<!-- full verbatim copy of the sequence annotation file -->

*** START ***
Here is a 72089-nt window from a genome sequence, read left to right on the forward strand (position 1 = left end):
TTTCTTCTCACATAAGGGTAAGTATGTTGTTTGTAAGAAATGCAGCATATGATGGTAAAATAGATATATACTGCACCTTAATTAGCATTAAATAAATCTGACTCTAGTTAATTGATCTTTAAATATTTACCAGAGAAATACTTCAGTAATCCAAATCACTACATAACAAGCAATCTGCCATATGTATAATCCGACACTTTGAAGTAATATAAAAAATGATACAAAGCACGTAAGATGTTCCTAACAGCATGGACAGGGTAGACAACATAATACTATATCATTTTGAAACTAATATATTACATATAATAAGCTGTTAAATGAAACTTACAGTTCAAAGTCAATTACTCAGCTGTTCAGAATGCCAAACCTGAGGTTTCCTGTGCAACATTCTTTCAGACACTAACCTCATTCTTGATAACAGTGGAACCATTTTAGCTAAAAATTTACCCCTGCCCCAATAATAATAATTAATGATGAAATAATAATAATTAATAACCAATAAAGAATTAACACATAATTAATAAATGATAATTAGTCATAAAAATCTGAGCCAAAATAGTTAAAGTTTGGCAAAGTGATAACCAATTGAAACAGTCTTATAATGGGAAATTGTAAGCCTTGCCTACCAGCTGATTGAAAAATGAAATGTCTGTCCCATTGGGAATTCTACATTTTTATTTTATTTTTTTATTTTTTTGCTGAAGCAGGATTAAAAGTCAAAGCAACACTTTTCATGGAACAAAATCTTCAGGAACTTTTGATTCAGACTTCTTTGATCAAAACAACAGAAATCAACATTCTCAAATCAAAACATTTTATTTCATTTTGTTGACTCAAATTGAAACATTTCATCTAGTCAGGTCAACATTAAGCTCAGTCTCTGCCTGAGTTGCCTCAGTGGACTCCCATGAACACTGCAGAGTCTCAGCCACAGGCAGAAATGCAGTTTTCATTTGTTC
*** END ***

Here is a 72089-nt window from a genome sequence, read left to right on the forward strand (position 1 = left end):
TTTCTTCTCACATAAGGGTAAGTATGTTGTTTGTAAGAAATGCAGCATATGATGGTAAAATAGATATATACTGCACCTTAATTAGCATTAAATAAATCTGACTCTAGTTAATTGATCTTTAAATATTTACCAGAGAAATACTTCAGTAATCCAAATCACTACATAACAAGCAATCTGCCATATGTATAATCCGACACTTTGAAGTAATATAAAAAATGATACAAAGCACGTAAGATGTTCCTAACAGCATGGACAGGGTAGACAACATAATACTATATCATTTTGAAACTAATATATTACATATAATAAGCTGTTAAATGAAACTTACAGTTCAAAGTCAATTACTCAGCTGTTCAGAATGCCAAACCTGAGGTTTCCTGTGCAACATTCTTTCAGACACTAACCTCATTCTTGATAACAGTGGAACCATTTTAGCTAAAAATTTACCCCTGCCCCAATAATAATAATTAATGATGAAATAATAATAATTAATAACCAATAAAGAATTAACACATAATTAATAAATGATAATTAGTCATAAAAATCTGAGCCAAAATAGTTAAAGTTTGGCAAAGTGATAACCAATTGAAACAGTCTTATAATGGGAAATTGTAAGCCTTGCCTACCAGCTGATTGAAAAATGAAATGTCTGTCCCATTGGGAATTCTACATTTTTATTTTATTTTTTTATTTTTTTGCTGAAGCAGGATTAAAAGTCAAAGCAACACTTTTCATGGAACAAAATCTTCAGGAACTTTTGATTCAGACTTCTTTGATCAAAACAACAGAAATCAACATTCTCAAATCAAAACATTTTATTTCATTTTGTTGACTCAAATTGAAACATTTCATCTAGTCAGGTCAACATTAAGCTCAGTCTCTGCCTGAGTTGCCTCAGTGGACTCCCATGAACACTGCAGAGTCTCAGCCACAGGCAGAAATGCAGTTTTCATTTGTTC